Tuesday, February 9, 2010

Life on a Jackson County Plantation - An Excerpt from the New Book

The following is excerpted from Chapter One of my new book, The History of Jackson County, Florida: The War Between the States. The book is available through Amazon.com by clicking this ad. It is also available at Chipola River Book and Tea in Downtown Marianna.

This excerpt discusses Sylvania, the Jackson County plantation of Confederate Governor John Milton:

"...Milton’s plantation, Sylvania, was centered around a surprisingly modest home all but hidden from view in a grove of lush trees. English tutor Sarah L. Jones (a pseudonym) vividly described her first view of plantation manor:


"It was just light enough to distinguish a long, low dwelling, surrounded by a deep piazza reached by steps extending along the whole front. A very pretty style of building, quite Southern, and in the midst of a wood. Excepting the drive to the house, and a cleared space in front, it was literally in a wood, and was therefore appropriately called ‘Sylvania.’

"Jones quickly discovered that Sylvania was a unique mixture of gentility and boisterousness and her arrival at the home in the trees was quite memorable. She described how she was invited into the parlor for tea by Mrs. Milton, all under the watchful eyes of the family’s ten youngest children:

"A fire was soon blazing in the sitting-room, called the parlour, the evenings being chilly; but the doors remained open, and I heard steps and voices on the piazza, and saw by the light of the blazing fire, splendid black eyes peeping in at the windows, and popping away on meeting mine, and I knew that some of the ten were ascertaining what sort of a looking body ‘the new teacher, Miss Jones’ might be.

"At the tea-table some half-dozen of the ten appeared, and I never saw such a collection of eyes in my life. They were all dark, and all beautiful, and all like their mother’s, but no two pairs alike. ‘Pretty girls, and amiable, evidently; manners perhaps a little uncouth, listless and inexpressive; temper easy, mind undeveloped, and character also expressionless. Such were my pupils in Florida….

"Life at Sylvania, however, soon proved to be a bit more difficult than the young teacher had expected. She quickly discovered to her chagrin that Jim, one of the Milton slaves, was a prankster who enjoyed taking items from the home and hiding them in the woods. Prior to bed one night she had arranged a row of books on a piano in the little one-room plantation schoolhouse, only to return to the building the next morning to find them gone:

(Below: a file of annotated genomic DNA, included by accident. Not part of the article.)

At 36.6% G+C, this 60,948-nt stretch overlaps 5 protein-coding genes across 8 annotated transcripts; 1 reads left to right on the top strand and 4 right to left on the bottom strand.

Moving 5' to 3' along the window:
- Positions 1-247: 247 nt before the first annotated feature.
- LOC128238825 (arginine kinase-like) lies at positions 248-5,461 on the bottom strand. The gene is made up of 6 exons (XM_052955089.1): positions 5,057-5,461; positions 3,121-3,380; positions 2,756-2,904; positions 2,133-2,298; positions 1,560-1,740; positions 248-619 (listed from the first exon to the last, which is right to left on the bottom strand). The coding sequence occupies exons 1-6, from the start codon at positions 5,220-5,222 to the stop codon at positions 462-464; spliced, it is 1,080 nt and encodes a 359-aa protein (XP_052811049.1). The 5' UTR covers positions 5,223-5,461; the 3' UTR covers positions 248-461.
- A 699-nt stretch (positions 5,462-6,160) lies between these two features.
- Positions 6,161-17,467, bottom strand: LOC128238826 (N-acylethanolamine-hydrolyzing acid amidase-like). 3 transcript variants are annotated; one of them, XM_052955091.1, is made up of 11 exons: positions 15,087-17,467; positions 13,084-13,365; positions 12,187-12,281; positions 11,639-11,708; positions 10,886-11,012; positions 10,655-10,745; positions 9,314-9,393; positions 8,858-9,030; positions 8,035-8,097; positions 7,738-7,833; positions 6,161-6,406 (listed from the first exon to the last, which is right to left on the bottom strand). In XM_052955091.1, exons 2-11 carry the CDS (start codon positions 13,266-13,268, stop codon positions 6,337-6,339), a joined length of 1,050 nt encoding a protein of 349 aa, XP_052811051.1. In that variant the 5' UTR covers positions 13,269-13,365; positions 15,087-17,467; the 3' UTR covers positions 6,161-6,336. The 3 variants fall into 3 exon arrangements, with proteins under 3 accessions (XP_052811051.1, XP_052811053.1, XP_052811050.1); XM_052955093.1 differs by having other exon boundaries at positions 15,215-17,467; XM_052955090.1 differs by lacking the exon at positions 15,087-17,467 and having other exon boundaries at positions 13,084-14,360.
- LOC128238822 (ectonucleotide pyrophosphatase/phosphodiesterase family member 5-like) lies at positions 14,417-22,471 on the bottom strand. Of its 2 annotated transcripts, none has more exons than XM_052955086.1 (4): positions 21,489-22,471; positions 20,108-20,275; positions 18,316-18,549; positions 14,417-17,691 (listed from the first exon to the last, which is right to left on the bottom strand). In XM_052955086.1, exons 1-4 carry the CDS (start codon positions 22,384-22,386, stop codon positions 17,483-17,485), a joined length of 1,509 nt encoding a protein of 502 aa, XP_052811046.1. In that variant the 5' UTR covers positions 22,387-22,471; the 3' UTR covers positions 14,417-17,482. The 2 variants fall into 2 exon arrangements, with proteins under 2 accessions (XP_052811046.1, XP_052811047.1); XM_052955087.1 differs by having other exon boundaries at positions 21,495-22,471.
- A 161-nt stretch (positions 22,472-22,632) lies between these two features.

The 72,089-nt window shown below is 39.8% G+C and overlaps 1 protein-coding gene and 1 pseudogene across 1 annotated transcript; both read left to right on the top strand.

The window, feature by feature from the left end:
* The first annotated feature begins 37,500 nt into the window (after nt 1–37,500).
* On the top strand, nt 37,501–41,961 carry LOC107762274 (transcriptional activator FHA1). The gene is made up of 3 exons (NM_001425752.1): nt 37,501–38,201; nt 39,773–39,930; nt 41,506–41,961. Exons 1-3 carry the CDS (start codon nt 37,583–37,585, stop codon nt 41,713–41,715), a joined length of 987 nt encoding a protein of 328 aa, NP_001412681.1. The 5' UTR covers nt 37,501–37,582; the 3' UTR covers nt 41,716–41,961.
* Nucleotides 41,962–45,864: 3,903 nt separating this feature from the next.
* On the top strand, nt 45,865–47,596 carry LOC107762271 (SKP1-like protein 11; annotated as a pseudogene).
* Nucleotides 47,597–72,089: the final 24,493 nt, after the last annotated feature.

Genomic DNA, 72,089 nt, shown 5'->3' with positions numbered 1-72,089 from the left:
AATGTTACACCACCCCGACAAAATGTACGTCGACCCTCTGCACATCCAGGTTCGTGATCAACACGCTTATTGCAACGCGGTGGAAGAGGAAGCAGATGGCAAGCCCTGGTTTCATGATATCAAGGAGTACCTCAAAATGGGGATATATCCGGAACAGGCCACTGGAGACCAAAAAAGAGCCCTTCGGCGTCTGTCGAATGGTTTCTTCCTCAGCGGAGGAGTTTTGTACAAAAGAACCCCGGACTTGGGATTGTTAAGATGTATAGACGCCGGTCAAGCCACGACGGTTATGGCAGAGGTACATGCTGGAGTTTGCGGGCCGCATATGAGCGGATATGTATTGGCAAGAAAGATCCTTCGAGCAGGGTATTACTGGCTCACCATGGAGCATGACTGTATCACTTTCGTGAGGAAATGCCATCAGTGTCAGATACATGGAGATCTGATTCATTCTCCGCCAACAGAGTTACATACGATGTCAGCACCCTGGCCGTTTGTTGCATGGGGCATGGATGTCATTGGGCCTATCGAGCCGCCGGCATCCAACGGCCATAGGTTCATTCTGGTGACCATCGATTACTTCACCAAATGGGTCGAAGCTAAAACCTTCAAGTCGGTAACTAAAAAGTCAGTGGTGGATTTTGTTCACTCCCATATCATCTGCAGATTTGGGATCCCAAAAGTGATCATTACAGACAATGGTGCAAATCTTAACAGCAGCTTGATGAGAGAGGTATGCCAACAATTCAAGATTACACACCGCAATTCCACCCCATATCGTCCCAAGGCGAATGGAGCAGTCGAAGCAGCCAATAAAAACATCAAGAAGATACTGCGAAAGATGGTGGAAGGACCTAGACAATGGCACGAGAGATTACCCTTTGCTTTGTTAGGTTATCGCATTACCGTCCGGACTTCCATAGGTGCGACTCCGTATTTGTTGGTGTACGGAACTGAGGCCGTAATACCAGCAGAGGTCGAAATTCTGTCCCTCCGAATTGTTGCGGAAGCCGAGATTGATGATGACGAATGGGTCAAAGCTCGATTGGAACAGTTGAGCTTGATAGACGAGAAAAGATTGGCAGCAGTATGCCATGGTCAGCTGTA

"‘I bet a dollar that Jim…has carried them off into the woods,’ said Johnny.
‘Why should he do that.’
‘Oh, just for mischief. I left my violin here one evening, and the next day it was gone. A long time afterwards, which I was hunting in the woods, I found it smashed up under the trees; and I know Jim broke it up for mischief.’ Thus the row of books vanished, their loss borne amiably and unconcernedly, without an effort to recover them.

"Miss Jones soon discovered that the girls of the family were just as playful as Jim. In fact, she soon realized that the Miltons, like other wealthy elites of the Southern planting class, did not discipline their children at all:

"…Southern parents who have been reared on the same principals do not understand the discipline necessary to enforce any system. They are too indulgent, too much accustomed to control an inferior class, and to allow their children to control that class, to reconcile to themselves the idea of compelling obedience in their own children when once past infancy, which would perhaps be placing them too much on a par with the negroes.

"In short, the tutor believed that wealthy Southerners did not discipline their children because doing so would place them on the level of slaves. She described how little Johnny would even call a slave to carry his spade for him while helping her in the garden. As a result, her efforts to teach the Milton children were frustrating in the extreme. The children would come and go from the little school on the grounds as they pleased. Sometimes other children from the neighborhood would come, other times not.

"While Jones’ account provides a fascinating look at life in the Milton home itself, the plantation was first and foremost a place of work and farming. The future governor of Florida held 52 slaves, some were children and others house servants, but most were field hands, who worked all day in the fields and woods of the plantation. Jones paid little attention to them during her sojourn at Sylvania, noting only that they were “too busy planting, or ploughing, or chopping wood” to assist her with her small garden...."

To read more, please consider The History of Jackson County, Florida: The War Between the States.

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